Clinical Trial Development and Outcomes
Drs. Gilbert and Armstrong provided a presentation on how new discoveries in the laboratory and basic science can be used to develop new treatments for different types of clinical trials – multi-center, basket and disease-specific – that improve patient care. A clinical trial is a research study that tests a new medical treatment, drug, or device in people. Often, providers may only see a handful of patients with a particular rare CNS tumor type.
Having a clinical trial in which many patients are included helps us better evaluate the impact of treatment and make recommendations to future patients..
Importantly, incorporating patient-reported outcomes into clinical trials can evaluate how a patient feels and functions to help providers understand how a treatment effects a person’s quality of life. “We want to reduce symptoms like difficultly speaking, physical weakness and cognitive problems that really impact a person’s ability to work and enjoy daily activities, ” says Dr. Armstrong.
Dr. Gilbert shared about the NCI-CONNECT program that includes a network of centers across the United States who work together to identify patients with rare CNS tumors who are eligible for clinical trials and studies. For clinical trials at the NOB that are part of the network, patients can participate at a center closer to their home. For international patients, there are additional clinical trial registries available online.
The symposium included vital and vibrant comments from Norman E. Sharpless, M.D., NCI Director, Stephen M. Hahn, M.D., 24th Commissioner of Food and Drugs, U.S. FDA, and Gelareh Zadeh, M.D., President of SNO, on their encouragement, commitments and efforts to improve care for patients with rare CNS tumors. The voices of people with rare brain and spine tumors and their caregivers were also shared to help researchers and health care providers see what is important and exemplify their strength.
The symposium concluded with a panel discussion on the need for collaboration to move the field forward and possible solutions to make that happen. Panel members included neuro-oncologists, neurosurgeons, pathologists and scientists from all over the world.
The panel focused on models to advance science and outcomes. Roel Verhaak, Ph.D., of The Jackson Laboratory, developed a consortium to understand glioma tumor evolution and expose therapeutic vulnerabilities called GLASS. It was initiated for more community collaboration. Similarly, Elizabeth B. Claus, M.D., Ph.D., of Yale University and Brigham and Women's Hospital, created a web-based study of low-grade gliomas with the goal to develop effective treatments.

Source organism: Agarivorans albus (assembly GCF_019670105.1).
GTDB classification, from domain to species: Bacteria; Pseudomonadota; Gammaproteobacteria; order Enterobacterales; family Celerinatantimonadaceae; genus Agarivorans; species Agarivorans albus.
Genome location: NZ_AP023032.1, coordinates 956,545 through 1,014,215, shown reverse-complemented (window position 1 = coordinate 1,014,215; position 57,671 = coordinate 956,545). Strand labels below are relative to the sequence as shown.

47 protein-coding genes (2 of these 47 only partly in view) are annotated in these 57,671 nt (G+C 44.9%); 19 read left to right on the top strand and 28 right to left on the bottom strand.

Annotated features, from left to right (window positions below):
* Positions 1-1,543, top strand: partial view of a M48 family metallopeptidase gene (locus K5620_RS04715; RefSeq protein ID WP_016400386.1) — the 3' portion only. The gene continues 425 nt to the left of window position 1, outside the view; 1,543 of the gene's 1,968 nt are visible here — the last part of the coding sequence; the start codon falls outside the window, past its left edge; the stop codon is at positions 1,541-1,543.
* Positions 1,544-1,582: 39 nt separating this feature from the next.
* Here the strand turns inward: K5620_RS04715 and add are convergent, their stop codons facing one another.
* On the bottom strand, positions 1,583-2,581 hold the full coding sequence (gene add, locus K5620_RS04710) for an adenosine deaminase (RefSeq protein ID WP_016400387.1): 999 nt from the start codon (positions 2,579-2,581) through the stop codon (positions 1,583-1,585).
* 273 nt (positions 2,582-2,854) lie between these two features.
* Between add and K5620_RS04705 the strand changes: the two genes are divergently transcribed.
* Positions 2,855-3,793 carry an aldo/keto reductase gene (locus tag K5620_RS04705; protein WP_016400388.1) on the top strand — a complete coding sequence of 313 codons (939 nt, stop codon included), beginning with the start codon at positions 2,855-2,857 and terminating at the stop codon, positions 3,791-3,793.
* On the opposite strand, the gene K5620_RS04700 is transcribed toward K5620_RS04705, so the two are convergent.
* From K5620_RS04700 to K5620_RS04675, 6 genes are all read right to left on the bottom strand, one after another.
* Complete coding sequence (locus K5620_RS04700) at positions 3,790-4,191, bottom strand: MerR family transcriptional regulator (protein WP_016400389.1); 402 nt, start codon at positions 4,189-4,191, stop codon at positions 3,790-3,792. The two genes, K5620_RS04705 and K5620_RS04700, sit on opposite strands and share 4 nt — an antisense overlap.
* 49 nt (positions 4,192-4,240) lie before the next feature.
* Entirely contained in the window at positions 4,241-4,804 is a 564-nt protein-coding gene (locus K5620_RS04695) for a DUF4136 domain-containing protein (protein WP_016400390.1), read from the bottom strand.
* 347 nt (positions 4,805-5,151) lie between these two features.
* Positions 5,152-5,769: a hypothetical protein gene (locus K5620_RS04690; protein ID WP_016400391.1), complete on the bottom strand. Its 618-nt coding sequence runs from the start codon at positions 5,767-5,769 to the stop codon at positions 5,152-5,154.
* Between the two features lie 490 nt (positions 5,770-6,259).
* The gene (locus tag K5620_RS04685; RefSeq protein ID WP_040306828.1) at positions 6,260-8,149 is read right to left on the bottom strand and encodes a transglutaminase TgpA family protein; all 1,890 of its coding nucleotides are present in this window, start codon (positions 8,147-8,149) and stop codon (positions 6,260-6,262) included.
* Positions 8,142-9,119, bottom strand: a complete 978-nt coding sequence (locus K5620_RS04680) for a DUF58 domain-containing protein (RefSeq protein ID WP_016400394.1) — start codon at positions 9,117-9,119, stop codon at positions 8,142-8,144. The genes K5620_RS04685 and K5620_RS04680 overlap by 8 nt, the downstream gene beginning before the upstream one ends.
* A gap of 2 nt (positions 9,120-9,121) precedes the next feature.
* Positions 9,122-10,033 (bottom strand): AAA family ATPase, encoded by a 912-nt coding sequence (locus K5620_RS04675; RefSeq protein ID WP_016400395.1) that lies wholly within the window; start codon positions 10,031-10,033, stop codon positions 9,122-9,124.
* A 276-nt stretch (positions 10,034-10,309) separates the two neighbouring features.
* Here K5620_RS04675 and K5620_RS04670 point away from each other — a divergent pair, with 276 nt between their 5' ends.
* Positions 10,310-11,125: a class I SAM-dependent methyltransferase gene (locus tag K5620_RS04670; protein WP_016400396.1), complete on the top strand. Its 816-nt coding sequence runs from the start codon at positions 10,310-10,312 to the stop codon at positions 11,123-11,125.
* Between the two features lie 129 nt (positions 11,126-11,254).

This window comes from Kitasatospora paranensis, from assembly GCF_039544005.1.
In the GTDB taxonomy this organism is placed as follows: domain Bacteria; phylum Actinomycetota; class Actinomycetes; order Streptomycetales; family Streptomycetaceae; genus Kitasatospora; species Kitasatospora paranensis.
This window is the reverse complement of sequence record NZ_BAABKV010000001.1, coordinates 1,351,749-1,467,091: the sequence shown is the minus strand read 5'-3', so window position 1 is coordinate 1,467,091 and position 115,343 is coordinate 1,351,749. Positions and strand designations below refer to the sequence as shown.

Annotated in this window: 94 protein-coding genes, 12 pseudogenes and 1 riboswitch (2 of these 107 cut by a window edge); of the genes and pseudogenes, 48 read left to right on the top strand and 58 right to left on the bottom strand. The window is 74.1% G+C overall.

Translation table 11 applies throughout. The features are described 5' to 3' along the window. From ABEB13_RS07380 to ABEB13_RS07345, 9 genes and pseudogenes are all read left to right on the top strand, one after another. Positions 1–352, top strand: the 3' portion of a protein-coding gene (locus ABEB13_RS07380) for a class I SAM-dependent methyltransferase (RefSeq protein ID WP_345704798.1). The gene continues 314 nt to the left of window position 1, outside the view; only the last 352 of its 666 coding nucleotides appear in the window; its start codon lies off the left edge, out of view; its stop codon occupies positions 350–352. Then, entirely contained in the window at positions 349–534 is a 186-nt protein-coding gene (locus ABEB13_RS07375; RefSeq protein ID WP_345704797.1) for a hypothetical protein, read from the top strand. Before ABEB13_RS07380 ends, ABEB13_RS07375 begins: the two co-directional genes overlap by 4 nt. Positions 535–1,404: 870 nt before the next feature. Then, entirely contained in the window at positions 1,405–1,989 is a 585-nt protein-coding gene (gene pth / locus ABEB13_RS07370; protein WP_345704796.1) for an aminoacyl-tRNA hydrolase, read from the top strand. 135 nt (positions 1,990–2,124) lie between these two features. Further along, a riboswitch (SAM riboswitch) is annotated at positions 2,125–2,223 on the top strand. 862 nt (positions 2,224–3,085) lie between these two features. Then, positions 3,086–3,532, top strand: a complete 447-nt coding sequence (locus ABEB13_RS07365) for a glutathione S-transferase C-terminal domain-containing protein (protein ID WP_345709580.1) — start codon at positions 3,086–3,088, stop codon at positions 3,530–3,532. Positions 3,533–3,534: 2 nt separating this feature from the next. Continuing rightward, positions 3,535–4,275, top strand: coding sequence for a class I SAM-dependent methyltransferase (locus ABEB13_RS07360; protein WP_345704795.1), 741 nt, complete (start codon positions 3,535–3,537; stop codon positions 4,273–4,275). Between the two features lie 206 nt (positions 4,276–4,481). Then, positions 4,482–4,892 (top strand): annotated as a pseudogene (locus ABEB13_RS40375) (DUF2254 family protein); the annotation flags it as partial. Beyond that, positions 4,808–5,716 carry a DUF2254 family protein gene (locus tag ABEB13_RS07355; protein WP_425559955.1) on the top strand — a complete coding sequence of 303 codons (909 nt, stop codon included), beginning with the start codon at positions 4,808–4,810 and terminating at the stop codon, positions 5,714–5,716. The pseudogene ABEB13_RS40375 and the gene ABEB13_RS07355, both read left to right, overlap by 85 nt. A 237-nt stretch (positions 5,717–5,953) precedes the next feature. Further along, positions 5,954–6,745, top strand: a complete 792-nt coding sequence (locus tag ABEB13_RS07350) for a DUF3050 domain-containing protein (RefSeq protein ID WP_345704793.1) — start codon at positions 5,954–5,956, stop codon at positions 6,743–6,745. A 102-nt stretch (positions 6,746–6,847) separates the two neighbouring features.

Panelist continued to share effective models and discoveries while discussing significant challenges. Richard Gilbertson, Ph.D., of the CRUK Cambridge Institute in England, studies pediatric brain tumors and is researching the role of aging after realizing his research needed to take a larger aim. Erin Dunbar, M.D., of the Brain Tumor Center at Piedmont Healthcare, shared her experiences as a community neuro-oncologist and the importance of developing clinical trials available to patients locally.
Martin van den Bent, M.D., Ph.D., of Erasmus MC Cancer Institute in The Netherlands, is helping lead an initiative in Europe focused on developing guidelines and providing people with brain tumors access to second opinions for diagnosis and treatment options. The initiative is known as "Domain 10 (Rare Brain and Spinal Cord Tumors)" within the European network for rare adult solid cancers called EURACAN. EURACAN is part of a European Commission initiative called European Reference Networks, which are virtual networks of health care providers across Europe tackling complex or rare diseases. Dr. Gilbert has relatable experience leading NCI-CONNECT and advising the CERN Foundation, initiatives that focus on bringing people together to advance science for rare tumors.
The thought-provoking panel discussion demonstrated that international experts working together across CNS diseases can make a difference. “Global collaborations are essential to advance all cancer research, but this is particularly germane in the setting of rare cancers. We are hopeful that events like our symposium will be a starting pointing to work together to find better answers and outcomes for our patients,” says Dr. Gilbert.